Soufflés are puffy with a fine gossamer texture, and they have a bad rep for being temperamental. But they are actually simple to make.

If baked in a flat dish, they puff up and rise almost as much as those baked in a traditional deep soufflé dish. Better yet, the flat soufflé cooks in much less time — 12 to 15 minutes — compared to the usual 30 to 45 minutes for a deep-dish soufflé.

I encountered my first flat soufflé on a ski trip to Austria, near Salzburg, 25 years ago. There, the signature dish of the city is called Salzburger Nockerl. The fluffy, sweet soufflé mixture is plopped into an oval dish in large oval mounds. When drifted with confectioners' sugar, it looks like a mini-Alpine mountain range. It eats like a cloud.

I've copied the idea with lemon and chocolate classic dessert soufflés. For family, I bake a soufflé as a quick solution when I have good intentions but a bare pantry. A good double-decker version that my kids always liked has a bottom layer of lightly steamed broccoli topped by a Cheddar cheese soufflé.

Separate the eggs when they are cold, and the whites will easily slip away from the yolks. But for best volume, allow the egg whites to reach room temperature before you beat them.

When using a flat pan, beat the egg whites only until soft peaks form. The whipped egg bubbles need room to expand in the oven.

Always fold egg whites into the other ingredients by hand, using an up-and-over motion with a plastic spatula; do not stir or beat. For best results, keep an eye on the soufflé through the oven window.

Soufflés served alone can be boring. Match a savory soufflé with a vegetable or crisp salad. A dessert soufflé goes nicely with shortbread or other crisp, delicate cookies.


6 large eggs

1/4 cup butter

1/4 cup flour

1 teaspoon salt

1/4 teaspoon ground mustard

Dash cayenne pepper

1 1/2 cups hot milk

1 cup grated sharp Cheddar cheese (4 ounces)

Preheat the oven to 400 degrees. Spritz an oval au gratin or oval sauté pan with nonstick cooking spray. The pan size should be approximately 12 by 8 inches.

Separate eggs, placing the yolks in a small dish and the whites in a large, clean mixing bowl. Set aside.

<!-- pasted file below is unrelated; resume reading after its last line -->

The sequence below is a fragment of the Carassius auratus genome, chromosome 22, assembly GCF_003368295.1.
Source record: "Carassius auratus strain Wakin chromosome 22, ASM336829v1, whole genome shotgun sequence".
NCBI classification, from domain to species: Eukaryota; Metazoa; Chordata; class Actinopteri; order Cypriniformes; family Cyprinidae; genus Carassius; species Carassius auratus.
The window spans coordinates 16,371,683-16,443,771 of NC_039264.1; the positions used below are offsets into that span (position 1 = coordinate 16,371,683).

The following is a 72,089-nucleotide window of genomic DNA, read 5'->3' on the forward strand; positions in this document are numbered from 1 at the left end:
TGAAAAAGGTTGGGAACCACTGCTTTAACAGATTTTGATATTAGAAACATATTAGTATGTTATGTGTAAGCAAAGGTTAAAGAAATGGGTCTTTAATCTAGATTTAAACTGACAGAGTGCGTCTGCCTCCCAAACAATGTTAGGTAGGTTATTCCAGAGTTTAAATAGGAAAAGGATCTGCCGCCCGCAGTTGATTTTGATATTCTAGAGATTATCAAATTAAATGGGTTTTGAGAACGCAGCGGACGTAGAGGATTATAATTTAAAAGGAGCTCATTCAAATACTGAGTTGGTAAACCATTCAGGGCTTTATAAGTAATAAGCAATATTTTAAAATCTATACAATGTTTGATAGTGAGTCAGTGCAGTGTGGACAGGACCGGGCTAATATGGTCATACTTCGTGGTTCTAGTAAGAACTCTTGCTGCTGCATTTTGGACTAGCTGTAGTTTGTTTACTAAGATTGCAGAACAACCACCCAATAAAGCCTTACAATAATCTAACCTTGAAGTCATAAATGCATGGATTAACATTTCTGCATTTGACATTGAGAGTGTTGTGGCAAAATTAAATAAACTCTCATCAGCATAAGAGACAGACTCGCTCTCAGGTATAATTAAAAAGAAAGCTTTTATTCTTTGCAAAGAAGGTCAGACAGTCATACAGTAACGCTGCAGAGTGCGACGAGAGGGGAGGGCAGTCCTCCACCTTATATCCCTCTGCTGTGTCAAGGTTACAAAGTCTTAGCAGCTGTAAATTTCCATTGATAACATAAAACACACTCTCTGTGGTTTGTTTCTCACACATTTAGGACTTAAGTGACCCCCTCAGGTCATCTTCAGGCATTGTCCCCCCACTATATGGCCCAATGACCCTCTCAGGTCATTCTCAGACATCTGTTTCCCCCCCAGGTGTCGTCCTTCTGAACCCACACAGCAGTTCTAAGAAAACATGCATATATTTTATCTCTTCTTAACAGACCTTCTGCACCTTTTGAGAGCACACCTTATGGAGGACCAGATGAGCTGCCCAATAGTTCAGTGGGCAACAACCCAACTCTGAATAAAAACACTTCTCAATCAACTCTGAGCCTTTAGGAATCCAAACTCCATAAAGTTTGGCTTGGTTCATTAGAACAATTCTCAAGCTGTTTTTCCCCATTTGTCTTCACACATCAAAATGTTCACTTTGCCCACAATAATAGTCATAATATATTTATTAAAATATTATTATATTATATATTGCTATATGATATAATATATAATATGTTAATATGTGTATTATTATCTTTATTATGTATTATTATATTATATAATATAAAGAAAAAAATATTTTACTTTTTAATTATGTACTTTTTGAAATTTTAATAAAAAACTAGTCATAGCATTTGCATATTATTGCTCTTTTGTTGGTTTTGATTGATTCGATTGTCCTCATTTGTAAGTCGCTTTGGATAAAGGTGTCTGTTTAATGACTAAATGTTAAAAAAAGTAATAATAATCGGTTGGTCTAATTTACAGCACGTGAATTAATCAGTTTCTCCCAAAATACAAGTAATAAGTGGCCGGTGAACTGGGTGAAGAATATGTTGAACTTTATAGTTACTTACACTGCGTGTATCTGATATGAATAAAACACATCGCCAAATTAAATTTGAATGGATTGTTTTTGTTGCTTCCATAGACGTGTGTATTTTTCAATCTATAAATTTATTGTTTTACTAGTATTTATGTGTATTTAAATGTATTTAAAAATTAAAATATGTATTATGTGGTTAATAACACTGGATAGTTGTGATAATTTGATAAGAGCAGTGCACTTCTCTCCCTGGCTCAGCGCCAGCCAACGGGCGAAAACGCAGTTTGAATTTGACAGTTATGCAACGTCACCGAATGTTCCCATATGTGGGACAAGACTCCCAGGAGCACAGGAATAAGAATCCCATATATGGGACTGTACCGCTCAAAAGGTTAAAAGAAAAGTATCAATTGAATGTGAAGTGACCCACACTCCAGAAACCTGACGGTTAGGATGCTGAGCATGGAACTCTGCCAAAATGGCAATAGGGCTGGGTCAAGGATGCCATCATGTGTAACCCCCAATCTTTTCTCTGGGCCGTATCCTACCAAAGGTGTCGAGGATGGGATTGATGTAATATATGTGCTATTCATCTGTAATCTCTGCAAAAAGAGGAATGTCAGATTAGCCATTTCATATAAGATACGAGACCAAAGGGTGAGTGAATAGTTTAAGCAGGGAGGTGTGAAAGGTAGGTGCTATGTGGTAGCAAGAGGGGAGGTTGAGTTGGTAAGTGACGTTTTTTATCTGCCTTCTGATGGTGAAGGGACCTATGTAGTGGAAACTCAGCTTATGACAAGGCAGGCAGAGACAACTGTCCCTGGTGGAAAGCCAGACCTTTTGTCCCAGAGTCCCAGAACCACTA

Melt butter in a large heavy saucepan or top of double-boiler set over boiling water. Blend the flour, salt, mustard and cayenne pepper in a small dish, then stir into the melted butter. Cook and stir for 2 minutes.

Add milk slowly, whisking constantly, to make a smooth and thick white sauce. Cook for 2 minutes, stirring constantly. Remove from heat. Add grated cheese and stir until cheese is melted.

Whisk egg yolks to break them up. Then add a few tablespoons of the cheese sauce to them to warm them. Now add the warmed egg yolks back into the cheese sauce and whisk to combine. The sauce may be completed to this point in advance and left at room temperature for an hour.

Beat egg whites with a portable electric mixer until floppy peaks are formed when beater is withdrawn. Whisk 1/3 of the whites into the cheese sauce. When well-mixed, fold the remaining 2/3 of the whites into the sauce.

Pour mixture into the baking dish. Bake about 15 minutes, until the surface of the soufflé is puffy and brown but the middle jiggles when the pan is gently shaken. Serve immediately.

To serve, cut portions from the side so that each serving has some firm soufflé and some of the saucy part. Makes 6 servings.


Call it by its Austrian name, Salzburger Nockerl. Make three mounds in the baking dish — they will puff into mountains. Dust heavily with confectioners' sugar before serving.

Butter and sugar for the pan

2 large egg yolks

1 teaspoon vanilla

1/2 teaspoon grated lemon zest

1 tablespoon flour

4 egg whites

Pinch of salt

2 tablespoons sugar

Confectioners' sugar

Preheat the oven to 400 degrees. Generously butter an oval baking dish or skillet attractive enough to serve from. Use a metal pan approximately 12 by 8 inches or a ceramic one measuring 10 by 8 inches. Both are common sizes for oval baking containers.

In a medium-size mixing bowl, break the egg yolks up with a fork and stir in the vanilla and lemon peel. Sprinkle the flour over the yolk mixture.

In another bowl, beat the egg whites with a pinch of salt until they cling to the beater. Add the sugar and beat until the whites form peaks. With a rubber spatula, stir an overflowing tablespoon of the whites into the yolk-flour mixture, then reverse the process and fold the yolk mixture into the rest of the egg whites, using an over-under cutting motion instead of a mixing motion. Don't overfold. Using the rubber spatula, make 3 mounds of the mixture in the dish.

Bake the soufflé in the middle of the oven 10 to 12 minutes or until it is lightly brown on the outside but still soft on the inside. Sprinkle with confectioners' sugar and serve immediately. Makes 6 servings. — "Time Life Foods of the World"